One of the key theories that underpins my leadership style is Dan Pink’s work on motivation which argues that the three things people need to be successful at work is autonomy, mastery and purpose.

The 80/20 rule means that they spend 80% of their time utilising their strengths and working towards mastery.  If their time is spent mostly on things they enjoy and feel they are good at, then they will feel good most of the time and will be doing things that fire them up, satisfy them and allow them to feel confident.

From that place, they can focus on the other 20% which should be about things they either don’t want to do (we all have those things) and things that they want/need to learn to be the best they can be.

The key to success with the 20% is to have a clear action plan which identifies skills and competencies that need to be developed in order to achieve career goals.  This should include steps that will be taken to ensure that individual can push forwards and make tangible progress towards their goals.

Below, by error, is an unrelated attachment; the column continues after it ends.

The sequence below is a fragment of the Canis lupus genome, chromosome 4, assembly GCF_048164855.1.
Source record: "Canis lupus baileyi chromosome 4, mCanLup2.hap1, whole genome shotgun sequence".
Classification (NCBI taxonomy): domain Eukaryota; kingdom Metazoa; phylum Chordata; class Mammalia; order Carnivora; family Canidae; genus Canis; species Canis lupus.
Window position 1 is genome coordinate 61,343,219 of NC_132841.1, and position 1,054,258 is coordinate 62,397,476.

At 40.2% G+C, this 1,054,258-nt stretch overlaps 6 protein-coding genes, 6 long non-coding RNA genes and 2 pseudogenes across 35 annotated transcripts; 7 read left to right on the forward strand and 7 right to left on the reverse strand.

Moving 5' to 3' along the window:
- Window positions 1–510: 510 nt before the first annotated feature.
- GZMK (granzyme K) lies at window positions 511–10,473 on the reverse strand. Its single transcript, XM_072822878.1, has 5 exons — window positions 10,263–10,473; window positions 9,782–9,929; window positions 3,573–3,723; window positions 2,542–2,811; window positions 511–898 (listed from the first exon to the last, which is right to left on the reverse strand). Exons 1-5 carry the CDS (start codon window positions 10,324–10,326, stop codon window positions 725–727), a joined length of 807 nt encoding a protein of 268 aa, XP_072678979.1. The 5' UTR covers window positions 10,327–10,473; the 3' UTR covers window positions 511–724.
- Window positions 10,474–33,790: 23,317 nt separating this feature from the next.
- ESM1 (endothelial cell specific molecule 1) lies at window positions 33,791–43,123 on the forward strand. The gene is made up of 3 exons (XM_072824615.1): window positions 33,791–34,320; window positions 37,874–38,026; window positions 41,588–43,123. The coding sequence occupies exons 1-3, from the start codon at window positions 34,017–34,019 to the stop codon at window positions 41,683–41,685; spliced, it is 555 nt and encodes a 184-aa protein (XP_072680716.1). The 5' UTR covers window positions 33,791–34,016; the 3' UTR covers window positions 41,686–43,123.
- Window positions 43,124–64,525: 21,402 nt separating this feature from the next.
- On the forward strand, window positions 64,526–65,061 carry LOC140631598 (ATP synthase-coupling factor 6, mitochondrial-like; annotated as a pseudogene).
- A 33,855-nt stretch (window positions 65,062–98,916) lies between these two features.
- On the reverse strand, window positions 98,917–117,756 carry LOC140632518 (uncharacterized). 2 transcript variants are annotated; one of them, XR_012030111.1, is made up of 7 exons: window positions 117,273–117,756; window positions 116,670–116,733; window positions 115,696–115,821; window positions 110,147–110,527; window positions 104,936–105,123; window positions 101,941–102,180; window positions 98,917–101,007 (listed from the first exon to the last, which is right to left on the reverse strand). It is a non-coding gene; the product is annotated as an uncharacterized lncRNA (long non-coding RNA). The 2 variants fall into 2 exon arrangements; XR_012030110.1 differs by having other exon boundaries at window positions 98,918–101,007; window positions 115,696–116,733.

In terms of monitoring, I hold individuals to account for completing their actions by making sure progress is discussed on a quarterly basis and then on an annual basis, I ask staff to reflect again and complete a new plan for the year ahead.

 

Achieving ‘flow’

If you look through the stages, you can see that the method is based on the high performance cycle – Plan, Do, Review and Improve.  In following this process and ensuring the 80/20 ‘balance’, I believe people can be supported to achieve ‘flow’ which, in positive psychology, is:

‘The mental state of operation in which a person performing an activity is fully immersed in a feeling of energized focus, full involvement, and enjoyment in the process of the activity’.

This has to be the state of optimum performance and exactly where we surely would want our teams to be so I challenge you to try a different way and see the difference it makes.

 

If you can see the value of this approach or have similar methods yourself, share your thoughts in the comments below.

Why mistakes and failure are critical for success

This week, I’ve been thinking a lot about how we learn and what we need to have in place to support this process.  Something that has become obvious to me in exploring this idea is that a critical part of learning is allowing space for error. 

It’s something that troubles us all too often.  When we get that major project, we might feel excitement and elation to start off with but that can quickly turn to anxiety and stress as we worry that we might fail or make mistakes.